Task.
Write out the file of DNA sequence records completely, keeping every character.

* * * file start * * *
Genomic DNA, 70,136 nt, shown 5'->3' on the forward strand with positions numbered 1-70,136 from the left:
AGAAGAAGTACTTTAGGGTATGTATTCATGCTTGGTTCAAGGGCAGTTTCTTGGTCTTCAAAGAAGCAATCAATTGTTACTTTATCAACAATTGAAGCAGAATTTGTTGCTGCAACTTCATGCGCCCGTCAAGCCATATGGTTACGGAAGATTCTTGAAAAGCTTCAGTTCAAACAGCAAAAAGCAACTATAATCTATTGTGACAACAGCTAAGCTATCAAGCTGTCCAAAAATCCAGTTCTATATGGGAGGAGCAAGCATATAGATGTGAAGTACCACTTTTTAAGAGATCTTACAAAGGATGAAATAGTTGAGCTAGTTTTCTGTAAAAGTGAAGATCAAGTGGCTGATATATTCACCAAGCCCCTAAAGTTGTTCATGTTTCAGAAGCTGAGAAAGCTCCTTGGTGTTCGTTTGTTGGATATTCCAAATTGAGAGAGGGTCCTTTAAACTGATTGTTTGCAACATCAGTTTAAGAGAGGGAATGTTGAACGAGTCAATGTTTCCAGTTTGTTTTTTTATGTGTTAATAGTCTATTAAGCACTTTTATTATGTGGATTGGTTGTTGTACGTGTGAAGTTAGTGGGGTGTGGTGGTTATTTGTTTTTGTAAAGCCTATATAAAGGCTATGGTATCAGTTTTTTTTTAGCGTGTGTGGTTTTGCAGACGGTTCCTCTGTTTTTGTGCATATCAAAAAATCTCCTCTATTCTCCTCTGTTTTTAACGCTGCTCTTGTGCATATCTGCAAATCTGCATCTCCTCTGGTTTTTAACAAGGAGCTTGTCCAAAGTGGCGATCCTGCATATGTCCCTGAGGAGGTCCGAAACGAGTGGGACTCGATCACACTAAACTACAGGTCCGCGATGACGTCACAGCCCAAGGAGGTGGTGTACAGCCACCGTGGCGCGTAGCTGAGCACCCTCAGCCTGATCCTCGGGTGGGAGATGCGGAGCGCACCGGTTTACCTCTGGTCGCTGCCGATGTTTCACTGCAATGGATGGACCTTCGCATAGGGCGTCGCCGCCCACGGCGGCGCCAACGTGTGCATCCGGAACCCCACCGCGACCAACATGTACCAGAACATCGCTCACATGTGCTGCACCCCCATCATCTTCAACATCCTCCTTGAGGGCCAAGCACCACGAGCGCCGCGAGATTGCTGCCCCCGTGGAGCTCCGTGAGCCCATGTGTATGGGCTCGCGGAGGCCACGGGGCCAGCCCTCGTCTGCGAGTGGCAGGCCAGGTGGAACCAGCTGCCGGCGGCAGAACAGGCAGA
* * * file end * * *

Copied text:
Genomic DNA, 70,136 nt, shown 5'->3' on the forward strand with positions numbered 1-70,136 from the left:
AGAAGAAGTACTTTAGGGTATGTATTCATGCTTGGTTCAAGGGCAGTTTCTTGGTCTTCAAAGAAGCAATCAATTGTTACTTTATCAACAATTGAAGCAGAATTTGTTGCTGCAACTTCATGCGCCCGTCAAGCCATATGGTTACGGAAGATTCTTGAAAAGCTTCAGTTCAAACAGCAAAAAGCAACTATAATCTATTGTGACAACAGCTAAGCTATCAAGCTGTCCAAAAATCCAGTTCTATATGGGAGGAGCAAGCATATAGATGTGAAGTACCACTTTTTAAGAGATCTTACAAAGGATGAAATAGTTGAGCTAGTTTTCTGTAAAAGTGAAGATCAAGTGGCTGATATATTCACCAAGCCCCTAAAGTTGTTCATGTTTCAGAAGCTGAGAAAGCTCCTTGGTGTTCGTTTGTTGGATATTCCAAATTGAGAGAGGGTCCTTTAAACTGATTGTTTGCAACATCAGTTTAAGAGAGGGAATGTTGAACGAGTCAATGTTTCCAGTTTGTTTTTTTATGTGTTAATAGTCTATTAAGCACTTTTATTATGTGGATTGGTTGTTGTACGTGTGAAGTTAGTGGGGTGTGGTGGTTATTTGTTTTTGTAAAGCCTATATAAAGGCTATGGTATCAGTTTTTTTTTAGCGTGTGTGGTTTTGCAGACGGTTCCTCTGTTTTTGTGCATATCAAAAAATCTCCTCTATTCTCCTCTGTTTTTAACGCTGCTCTTGTGCATATCTGCAAATCTGCATCTCCTCTGGTTTTTAACAAGGAGCTTGTCCAAAGTGGCGATCCTGCATATGTCCCTGAGGAGGTCCGAAACGAGTGGGACTCGATCACACTAAACTACAGGTCCGCGATGACGTCACAGCCCAAGGAGGTGGTGTACAGCCACCGTGGCGCGTAGCTGAGCACCCTCAGCCTGATCCTCGGGTGGGAGATGCGGAGCGCACCGGTTTACCTCTGGTCGCTGCCGATGTTTCACTGCAATGGATGGACCTTCGCATAGGGCGTCGCCGCCCACGGCGGCGCCAACGTGTGCATCCGGAACCCCACCGCGACCAACATGTACCAGAACATCGCTCACATGTGCTGCACCCCCATCATCTTCAACATCCTCCTTGAGGGCCAAGCACCACGAGCGCCGCGAGATTGCTGCCCCCGTGGAGCTCCGTGAGCCCATGTGTATGGGCTCGCGGAGGCCACGGGGCCAGCCCTCGTCTGCGAGTGGCAGGCCAGGTGGAACCAGCTGCCGGCGGCAGAACAGGCAGA